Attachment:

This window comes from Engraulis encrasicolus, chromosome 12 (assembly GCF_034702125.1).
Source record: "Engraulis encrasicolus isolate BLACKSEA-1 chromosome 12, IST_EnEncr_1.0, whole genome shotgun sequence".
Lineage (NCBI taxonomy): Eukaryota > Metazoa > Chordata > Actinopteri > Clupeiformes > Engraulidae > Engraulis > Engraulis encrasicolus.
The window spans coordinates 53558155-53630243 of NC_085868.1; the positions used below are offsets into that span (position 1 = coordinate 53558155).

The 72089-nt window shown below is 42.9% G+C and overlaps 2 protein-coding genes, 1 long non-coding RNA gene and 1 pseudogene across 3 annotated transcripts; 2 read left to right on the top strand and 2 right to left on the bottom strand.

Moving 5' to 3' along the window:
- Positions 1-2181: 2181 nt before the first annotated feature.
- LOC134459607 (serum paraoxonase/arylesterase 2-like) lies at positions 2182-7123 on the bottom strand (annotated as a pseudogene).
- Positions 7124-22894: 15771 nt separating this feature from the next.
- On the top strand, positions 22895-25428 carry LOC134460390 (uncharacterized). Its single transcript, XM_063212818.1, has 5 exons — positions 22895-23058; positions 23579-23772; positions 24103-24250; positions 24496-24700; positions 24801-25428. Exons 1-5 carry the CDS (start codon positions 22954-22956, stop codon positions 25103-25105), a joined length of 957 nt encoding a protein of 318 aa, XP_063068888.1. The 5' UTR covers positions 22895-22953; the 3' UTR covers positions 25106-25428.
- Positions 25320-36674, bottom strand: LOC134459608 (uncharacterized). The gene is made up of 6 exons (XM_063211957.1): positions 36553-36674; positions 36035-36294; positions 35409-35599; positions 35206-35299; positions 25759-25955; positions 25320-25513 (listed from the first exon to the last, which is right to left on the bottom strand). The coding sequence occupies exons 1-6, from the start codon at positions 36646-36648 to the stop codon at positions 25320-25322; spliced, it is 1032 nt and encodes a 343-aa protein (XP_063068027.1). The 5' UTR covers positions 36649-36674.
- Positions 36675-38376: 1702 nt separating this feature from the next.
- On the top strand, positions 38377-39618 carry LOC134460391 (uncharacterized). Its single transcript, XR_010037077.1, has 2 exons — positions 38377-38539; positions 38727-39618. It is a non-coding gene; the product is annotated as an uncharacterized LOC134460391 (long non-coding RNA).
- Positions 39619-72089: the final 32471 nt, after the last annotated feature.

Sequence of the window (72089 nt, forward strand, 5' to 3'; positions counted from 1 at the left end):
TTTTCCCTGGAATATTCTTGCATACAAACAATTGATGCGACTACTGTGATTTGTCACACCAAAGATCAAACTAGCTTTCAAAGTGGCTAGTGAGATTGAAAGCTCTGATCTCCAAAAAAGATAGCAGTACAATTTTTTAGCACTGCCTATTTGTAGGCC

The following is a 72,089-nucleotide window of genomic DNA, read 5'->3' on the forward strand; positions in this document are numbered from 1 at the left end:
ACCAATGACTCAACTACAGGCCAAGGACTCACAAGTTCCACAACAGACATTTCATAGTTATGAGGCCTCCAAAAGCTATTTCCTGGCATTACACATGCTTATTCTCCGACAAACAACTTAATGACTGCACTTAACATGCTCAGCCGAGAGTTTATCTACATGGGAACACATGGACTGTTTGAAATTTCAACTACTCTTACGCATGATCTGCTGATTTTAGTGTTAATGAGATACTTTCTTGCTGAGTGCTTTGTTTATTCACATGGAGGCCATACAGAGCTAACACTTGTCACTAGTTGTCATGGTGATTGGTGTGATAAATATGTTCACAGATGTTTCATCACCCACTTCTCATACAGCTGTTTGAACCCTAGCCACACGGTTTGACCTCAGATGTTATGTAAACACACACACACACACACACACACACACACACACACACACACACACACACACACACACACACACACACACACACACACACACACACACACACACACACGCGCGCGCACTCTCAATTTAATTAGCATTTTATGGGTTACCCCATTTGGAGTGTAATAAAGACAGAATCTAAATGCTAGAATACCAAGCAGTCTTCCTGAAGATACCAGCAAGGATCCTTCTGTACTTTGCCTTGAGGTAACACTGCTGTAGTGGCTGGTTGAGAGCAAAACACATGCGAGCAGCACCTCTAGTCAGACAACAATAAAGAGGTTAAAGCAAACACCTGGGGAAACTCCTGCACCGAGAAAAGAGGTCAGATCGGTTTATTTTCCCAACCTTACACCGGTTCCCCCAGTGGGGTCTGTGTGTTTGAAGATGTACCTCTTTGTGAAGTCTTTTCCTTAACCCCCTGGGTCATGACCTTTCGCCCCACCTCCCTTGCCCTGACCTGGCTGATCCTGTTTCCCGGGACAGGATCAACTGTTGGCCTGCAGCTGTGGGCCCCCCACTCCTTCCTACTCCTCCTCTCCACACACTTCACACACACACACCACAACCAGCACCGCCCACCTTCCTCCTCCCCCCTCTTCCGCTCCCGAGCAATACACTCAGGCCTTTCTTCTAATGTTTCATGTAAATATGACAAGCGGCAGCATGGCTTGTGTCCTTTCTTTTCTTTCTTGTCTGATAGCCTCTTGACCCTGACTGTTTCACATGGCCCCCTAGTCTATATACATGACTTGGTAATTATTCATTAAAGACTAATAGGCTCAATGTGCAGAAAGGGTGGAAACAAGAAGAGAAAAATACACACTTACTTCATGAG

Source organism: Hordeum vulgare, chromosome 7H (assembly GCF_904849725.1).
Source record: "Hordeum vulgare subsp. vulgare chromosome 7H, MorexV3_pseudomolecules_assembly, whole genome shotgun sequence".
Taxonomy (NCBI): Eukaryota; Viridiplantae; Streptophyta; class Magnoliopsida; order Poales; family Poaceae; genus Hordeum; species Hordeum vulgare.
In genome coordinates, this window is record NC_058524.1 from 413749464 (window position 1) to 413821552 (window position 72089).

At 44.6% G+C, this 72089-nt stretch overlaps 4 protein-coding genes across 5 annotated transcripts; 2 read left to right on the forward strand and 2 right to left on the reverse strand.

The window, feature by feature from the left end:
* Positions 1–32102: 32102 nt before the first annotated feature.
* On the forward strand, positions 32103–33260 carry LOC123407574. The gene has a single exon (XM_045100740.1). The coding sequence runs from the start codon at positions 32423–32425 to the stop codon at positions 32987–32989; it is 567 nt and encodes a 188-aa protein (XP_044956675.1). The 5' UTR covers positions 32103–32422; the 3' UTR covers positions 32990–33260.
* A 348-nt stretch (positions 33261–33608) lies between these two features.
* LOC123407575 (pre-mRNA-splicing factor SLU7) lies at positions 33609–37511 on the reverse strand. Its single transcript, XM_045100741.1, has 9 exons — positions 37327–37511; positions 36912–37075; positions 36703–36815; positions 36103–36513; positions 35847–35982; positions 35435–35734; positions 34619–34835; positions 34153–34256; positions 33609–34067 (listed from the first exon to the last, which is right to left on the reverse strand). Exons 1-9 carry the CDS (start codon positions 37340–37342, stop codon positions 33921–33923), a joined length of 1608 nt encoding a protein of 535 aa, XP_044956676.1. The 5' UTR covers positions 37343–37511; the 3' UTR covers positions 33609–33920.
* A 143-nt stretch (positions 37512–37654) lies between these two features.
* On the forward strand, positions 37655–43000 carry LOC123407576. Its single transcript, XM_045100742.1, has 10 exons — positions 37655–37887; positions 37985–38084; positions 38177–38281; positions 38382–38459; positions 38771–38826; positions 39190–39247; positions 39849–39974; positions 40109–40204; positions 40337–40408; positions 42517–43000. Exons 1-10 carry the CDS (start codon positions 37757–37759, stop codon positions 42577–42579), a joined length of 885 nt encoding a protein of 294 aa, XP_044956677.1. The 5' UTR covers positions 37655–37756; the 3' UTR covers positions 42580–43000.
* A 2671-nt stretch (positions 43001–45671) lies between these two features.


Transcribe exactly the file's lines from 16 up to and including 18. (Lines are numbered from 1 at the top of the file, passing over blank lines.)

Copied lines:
TTTTCCCTGGAATATTCTTGCATACAAACAATTGATGCGACTACTGTGATTTGTCACACCAAAGATCAAACTAGCTTTCAAAGTGGCTAGTGAGATTGAAAGCTCTGATCTCCAAAAAAGATAGCAGTACAATTTTTTAGCACTGCCTATTTGTAGGCC

The following is a 72,089-nucleotide window of genomic DNA, read 5'->3' on the forward strand; positions in this document are numbered from 1 at the left end:
ACCAATGACTCAACTACAGGCCAAGGACTCACAAGTTCCACAACAGACATTTCATAGTTATGAGGCCTCCAAAAGCTATTTCCTGGCATTACACATGCTTATTCTCCGACAAACAACTTAATGACTGCACTTAACATGCTCAGCCGAGAGTTTATCTACATGGGAACACATGGACTGTTTGAAATTTCAACTACTCTTACGCATGATCTGCTGATTTTAGTGTTAATGAGATACTTTCTTGCTGAGTGCTTTGTTTATTCACATGGAGGCCATACAGAGCTAACACTTGTCACTAGTTGTCATGGTGATTGGTGTGATAAATATGTTCACAGATGTTTCATCACCCACTTCTCATACAGCTGTTTGAACCCTAGCCACACGGTTTGACCTCAGATGTTATGTAAACACACACACACACACACACACACACACACACACACACACACACACACACACACACACACACACACACACACACACACACACACACACACACACACACGCGCGCGCACTCTCAATTTAATTAGCATTTTATGGGTTACCCCATTTGGAGTGTAATAAAGACAGAATCTAAATGCTAGAATACCAAGCAGTCTTCCTGAAGATACCAGCAAGGATCCTTCTGTACTTTGCCTTGAGGTAACACTGCTGTAGTGGCTGGTTGAGAGCAAAACACATGCGAGCAGCACCTCTAGTCAGACAACAATAAAGAGGTTAAAGCAAACACCTGGGGAAACTCCTGCACCGAGAAAAGAGGTCAGATCGGTTTATTTTCCCAACCTTACACCGGTTCCCCCAGTGGGGTCTGTGTGTTTGAAGATGTACCTCTTTGTGAAGTCTTTTCCTTAACCCCCTGGGTCATGACCTTTCGCCCCACCTCCCTTGCCCTGACCTGGCTGATCCTGTTTCCCGGGACAGGATCAACTGTTGGCCTGCAGCTGTGGGCCCCCCACTCCTTCCTACTCCTCCTCTCCACACACTTCACACACACACACCACAACCAGCACCGCCCACCTTCCTCCTCCCCCCTCTTCCGCTCCCGAGCAATACACTCAGGCCTTTCTTCTAATGTTTCATGTAAATATGACAAGCGGCAGCATGGCTTGTGTCCTTTCTTTTCTTTCTTGTCTGATAGCCTCTTGACCCTGACTGTTTCACATGGCCCCCTAGTCTATATACATGACTTGGTAATTATTCATTAAAGACTAATAGGCTCAATGTGCAGAAAGGGTGGAAACAAGAAGAGAAAAATACACACTTACTTCATGAG